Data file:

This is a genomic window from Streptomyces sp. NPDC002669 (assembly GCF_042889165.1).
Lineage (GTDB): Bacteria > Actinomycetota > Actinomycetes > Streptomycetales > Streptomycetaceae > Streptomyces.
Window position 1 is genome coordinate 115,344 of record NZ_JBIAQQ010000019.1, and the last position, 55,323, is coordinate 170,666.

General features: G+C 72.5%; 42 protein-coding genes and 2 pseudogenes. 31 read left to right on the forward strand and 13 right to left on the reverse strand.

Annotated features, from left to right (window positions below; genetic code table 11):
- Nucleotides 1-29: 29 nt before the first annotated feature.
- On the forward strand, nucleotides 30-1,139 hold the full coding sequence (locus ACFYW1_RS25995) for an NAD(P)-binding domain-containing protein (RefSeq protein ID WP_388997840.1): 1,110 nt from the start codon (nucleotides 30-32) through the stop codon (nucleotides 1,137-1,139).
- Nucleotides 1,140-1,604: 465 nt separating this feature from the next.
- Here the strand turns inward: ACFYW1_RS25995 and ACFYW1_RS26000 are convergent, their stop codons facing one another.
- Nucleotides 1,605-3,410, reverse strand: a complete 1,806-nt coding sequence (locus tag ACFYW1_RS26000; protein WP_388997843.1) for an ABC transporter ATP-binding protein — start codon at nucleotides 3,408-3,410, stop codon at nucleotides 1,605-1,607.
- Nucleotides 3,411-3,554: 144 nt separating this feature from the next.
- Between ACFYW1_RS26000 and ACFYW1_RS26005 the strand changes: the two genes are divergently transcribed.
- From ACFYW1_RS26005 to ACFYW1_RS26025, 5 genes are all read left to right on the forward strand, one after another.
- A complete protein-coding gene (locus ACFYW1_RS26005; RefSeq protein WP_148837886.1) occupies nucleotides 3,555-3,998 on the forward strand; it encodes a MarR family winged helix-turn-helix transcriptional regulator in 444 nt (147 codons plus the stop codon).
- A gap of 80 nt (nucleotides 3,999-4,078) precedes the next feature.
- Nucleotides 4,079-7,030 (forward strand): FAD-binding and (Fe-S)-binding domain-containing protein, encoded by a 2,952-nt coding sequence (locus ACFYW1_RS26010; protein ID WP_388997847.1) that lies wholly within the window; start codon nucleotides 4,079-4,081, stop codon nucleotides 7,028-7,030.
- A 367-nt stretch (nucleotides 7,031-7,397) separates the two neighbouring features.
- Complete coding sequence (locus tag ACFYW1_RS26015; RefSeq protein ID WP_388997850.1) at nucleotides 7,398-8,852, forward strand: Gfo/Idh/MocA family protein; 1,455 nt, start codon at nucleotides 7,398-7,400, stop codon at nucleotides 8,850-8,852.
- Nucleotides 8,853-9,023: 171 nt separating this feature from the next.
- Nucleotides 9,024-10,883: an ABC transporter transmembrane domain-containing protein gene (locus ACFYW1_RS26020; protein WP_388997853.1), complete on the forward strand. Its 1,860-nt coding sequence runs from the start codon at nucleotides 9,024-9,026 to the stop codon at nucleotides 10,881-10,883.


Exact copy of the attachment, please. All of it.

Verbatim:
This is a genomic window from Streptomyces sp. NPDC002669 (assembly GCF_042889165.1).
Lineage (GTDB): Bacteria > Actinomycetota > Actinomycetes > Streptomycetales > Streptomycetaceae > Streptomyces.
Window position 1 is genome coordinate 115,344 of record NZ_JBIAQQ010000019.1, and the last position, 55,323, is coordinate 170,666.

General features: G+C 72.5%; 42 protein-coding genes and 2 pseudogenes. 31 read left to right on the forward strand and 13 right to left on the reverse strand.

Annotated features, from left to right (window positions below; genetic code table 11):
- Nucleotides 1-29: 29 nt before the first annotated feature.
- On the forward strand, nucleotides 30-1,139 hold the full coding sequence (locus ACFYW1_RS25995) for an NAD(P)-binding domain-containing protein (RefSeq protein ID WP_388997840.1): 1,110 nt from the start codon (nucleotides 30-32) through the stop codon (nucleotides 1,137-1,139).
- Nucleotides 1,140-1,604: 465 nt separating this feature from the next.
- Here the strand turns inward: ACFYW1_RS25995 and ACFYW1_RS26000 are convergent, their stop codons facing one another.
- Nucleotides 1,605-3,410, reverse strand: a complete 1,806-nt coding sequence (locus tag ACFYW1_RS26000; protein WP_388997843.1) for an ABC transporter ATP-binding protein — start codon at nucleotides 3,408-3,410, stop codon at nucleotides 1,605-1,607.
- Nucleotides 3,411-3,554: 144 nt separating this feature from the next.
- Between ACFYW1_RS26000 and ACFYW1_RS26005 the strand changes: the two genes are divergently transcribed.
- From ACFYW1_RS26005 to ACFYW1_RS26025, 5 genes are all read left to right on the forward strand, one after another.
- A complete protein-coding gene (locus ACFYW1_RS26005; RefSeq protein WP_148837886.1) occupies nucleotides 3,555-3,998 on the forward strand; it encodes a MarR family winged helix-turn-helix transcriptional regulator in 444 nt (147 codons plus the stop codon).
- A gap of 80 nt (nucleotides 3,999-4,078) precedes the next feature.
- Nucleotides 4,079-7,030 (forward strand): FAD-binding and (Fe-S)-binding domain-containing protein, encoded by a 2,952-nt coding sequence (locus ACFYW1_RS26010; protein ID WP_388997847.1) that lies wholly within the window; start codon nucleotides 4,079-4,081, stop codon nucleotides 7,028-7,030.
- A 367-nt stretch (nucleotides 7,031-7,397) separates the two neighbouring features.
- Complete coding sequence (locus tag ACFYW1_RS26015; RefSeq protein ID WP_388997850.1) at nucleotides 7,398-8,852, forward strand: Gfo/Idh/MocA family protein; 1,455 nt, start codon at nucleotides 7,398-7,400, stop codon at nucleotides 8,850-8,852.
- Nucleotides 8,853-9,023: 171 nt separating this feature from the next.
- Nucleotides 9,024-10,883: an ABC transporter transmembrane domain-containing protein gene (locus ACFYW1_RS26020; protein WP_388997853.1), complete on the forward strand. Its 1,860-nt coding sequence runs from the start codon at nucleotides 9,024-9,026 to the stop codon at nucleotides 10,881-10,883.